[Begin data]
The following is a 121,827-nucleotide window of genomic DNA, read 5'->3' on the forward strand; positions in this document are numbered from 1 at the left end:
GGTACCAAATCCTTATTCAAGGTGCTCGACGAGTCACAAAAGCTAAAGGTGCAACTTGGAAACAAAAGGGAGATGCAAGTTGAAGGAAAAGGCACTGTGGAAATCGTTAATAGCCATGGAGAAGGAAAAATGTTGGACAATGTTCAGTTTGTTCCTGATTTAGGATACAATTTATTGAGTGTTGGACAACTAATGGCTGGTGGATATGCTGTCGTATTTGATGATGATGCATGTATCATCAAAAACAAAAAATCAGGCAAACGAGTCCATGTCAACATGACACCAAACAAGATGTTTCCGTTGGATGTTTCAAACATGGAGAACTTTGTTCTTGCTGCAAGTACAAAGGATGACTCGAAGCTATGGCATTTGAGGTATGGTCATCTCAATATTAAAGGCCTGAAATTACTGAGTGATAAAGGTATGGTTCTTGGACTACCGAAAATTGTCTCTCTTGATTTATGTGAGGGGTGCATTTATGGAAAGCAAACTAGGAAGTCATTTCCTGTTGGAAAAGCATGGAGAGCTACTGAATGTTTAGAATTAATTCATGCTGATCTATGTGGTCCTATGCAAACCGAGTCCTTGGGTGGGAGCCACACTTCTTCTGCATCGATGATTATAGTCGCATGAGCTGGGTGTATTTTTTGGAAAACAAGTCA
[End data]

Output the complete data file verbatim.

The following is a 121,827-nucleotide window of genomic DNA, read 5'->3' on the forward strand; positions in this document are numbered from 1 at the left end:
GGTACCAAATCCTTATTCAAGGTGCTCGACGAGTCACAAAAGCTAAAGGTGCAACTTGGAAACAAAAGGGAGATGCAAGTTGAAGGAAAAGGCACTGTGGAAATCGTTAATAGCCATGGAGAAGGAAAAATGTTGGACAATGTTCAGTTTGTTCCTGATTTAGGATACAATTTATTGAGTGTTGGACAACTAATGGCTGGTGGATATGCTGTCGTATTTGATGATGATGCATGTATCATCAAAAACAAAAAATCAGGCAAACGAGTCCATGTCAACATGACACCAAACAAGATGTTTCCGTTGGATGTTTCAAACATGGAGAACTTTGTTCTTGCTGCAAGTACAAAGGATGACTCGAAGCTATGGCATTTGAGGTATGGTCATCTCAATATTAAAGGCCTGAAATTACTGAGTGATAAAGGTATGGTTCTTGGACTACCGAAAATTGTCTCTCTTGATTTATGTGAGGGGTGCATTTATGGAAAGCAAACTAGGAAGTCATTTCCTGTTGGAAAAGCATGGAGAGCTACTGAATGTTTAGAATTAATTCATGCTGATCTATGTGGTCCTATGCAAACCGAGTCCTTGGGTGGGAGCCACACTTCTTCTGCATCGATGATTATAGTCGCATGAGCTGGGTGTATTTTTTGGAAAACAAGTCA